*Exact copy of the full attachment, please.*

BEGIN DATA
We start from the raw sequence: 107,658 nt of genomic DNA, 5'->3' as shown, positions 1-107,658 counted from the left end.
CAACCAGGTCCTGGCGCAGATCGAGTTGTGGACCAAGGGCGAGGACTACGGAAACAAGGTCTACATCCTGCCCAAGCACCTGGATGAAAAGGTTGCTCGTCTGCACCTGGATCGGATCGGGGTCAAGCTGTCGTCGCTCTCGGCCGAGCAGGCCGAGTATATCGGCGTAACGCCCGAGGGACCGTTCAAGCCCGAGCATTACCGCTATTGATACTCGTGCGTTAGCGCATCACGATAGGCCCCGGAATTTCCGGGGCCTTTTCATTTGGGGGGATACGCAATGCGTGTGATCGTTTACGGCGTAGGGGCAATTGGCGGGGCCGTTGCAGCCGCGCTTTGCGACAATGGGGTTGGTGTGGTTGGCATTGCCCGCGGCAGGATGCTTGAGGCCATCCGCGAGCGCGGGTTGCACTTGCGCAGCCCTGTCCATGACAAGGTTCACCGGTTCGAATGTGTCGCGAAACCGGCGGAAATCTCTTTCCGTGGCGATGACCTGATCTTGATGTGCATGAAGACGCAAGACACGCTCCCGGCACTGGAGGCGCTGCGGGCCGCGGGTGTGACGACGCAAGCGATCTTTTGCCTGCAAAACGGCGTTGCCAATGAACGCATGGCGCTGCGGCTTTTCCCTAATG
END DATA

We start from the raw sequence: 107,658 nt of genomic DNA, 5'->3' as shown, positions 1-107,658 counted from the left end.
CAACCAGGTCCTGGCGCAGATCGAGTTGTGGACCAAGGGCGAGGACTACGGAAACAAGGTCTACATCCTGCCCAAGCACCTGGATGAAAAGGTTGCTCGTCTGCACCTGGATCGGATCGGGGTCAAGCTGTCGTCGCTCTCGGCCGAGCAGGCCGAGTATATCGGCGTAACGCCCGAGGGACCGTTCAAGCCCGAGCATTACCGCTATTGATACTCGTGCGTTAGCGCATCACGATAGGCCCCGGAATTTCCGGGGCCTTTTCATTTGGGGGGATACGCAATGCGTGTGATCGTTTACGGCGTAGGGGCAATTGGCGGGGCCGTTGCAGCCGCGCTTTGCGACAATGGGGTTGGTGTGGTTGGCATTGCCCGCGGCAGGATGCTTGAGGCCATCCGCGAGCGCGGGTTGCACTTGCGCAGCCCTGTCCATGACAAGGTTCACCGGTTCGAATGTGTCGCGAAACCGGCGGAAATCTCTTTCCGTGGCGATGACCTGATCTTGATGTGCATGAAGACGCAAGACACGCTCCCGGCACTGGAGGCGCTGCGGGCCGCGGGTGTGACGACGCAAGCGATCTTTTGCCTGCAAAACGGCGTTGCCAATGAACGCATGGCGCTGCGGCTTTTCCCTAATG